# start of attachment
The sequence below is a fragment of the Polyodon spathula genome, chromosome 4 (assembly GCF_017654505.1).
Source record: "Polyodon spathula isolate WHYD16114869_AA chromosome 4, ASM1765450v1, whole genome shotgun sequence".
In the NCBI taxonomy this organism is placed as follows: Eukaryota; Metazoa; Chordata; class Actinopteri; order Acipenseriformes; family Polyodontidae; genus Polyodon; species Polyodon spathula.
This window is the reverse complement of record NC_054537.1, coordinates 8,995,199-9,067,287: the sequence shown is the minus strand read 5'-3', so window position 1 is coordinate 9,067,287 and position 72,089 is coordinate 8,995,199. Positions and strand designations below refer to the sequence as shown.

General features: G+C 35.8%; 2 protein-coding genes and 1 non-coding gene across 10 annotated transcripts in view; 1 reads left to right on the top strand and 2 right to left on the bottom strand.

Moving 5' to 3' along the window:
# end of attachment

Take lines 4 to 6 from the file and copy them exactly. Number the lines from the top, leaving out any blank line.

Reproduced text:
This window is the reverse complement of record NC_054537.1, coordinates 8,995,199-9,067,287: the sequence shown is the minus strand read 5'-3', so window position 1 is coordinate 9,067,287 and position 72,089 is coordinate 8,995,199. Positions and strand designations below refer to the sequence as shown.

General features: G+C 35.8%; 2 protein-coding genes and 1 non-coding gene across 10 annotated transcripts in view; 1 reads left to right on the top strand and 2 right to left on the bottom strand.

Moving 5' to 3' along the window: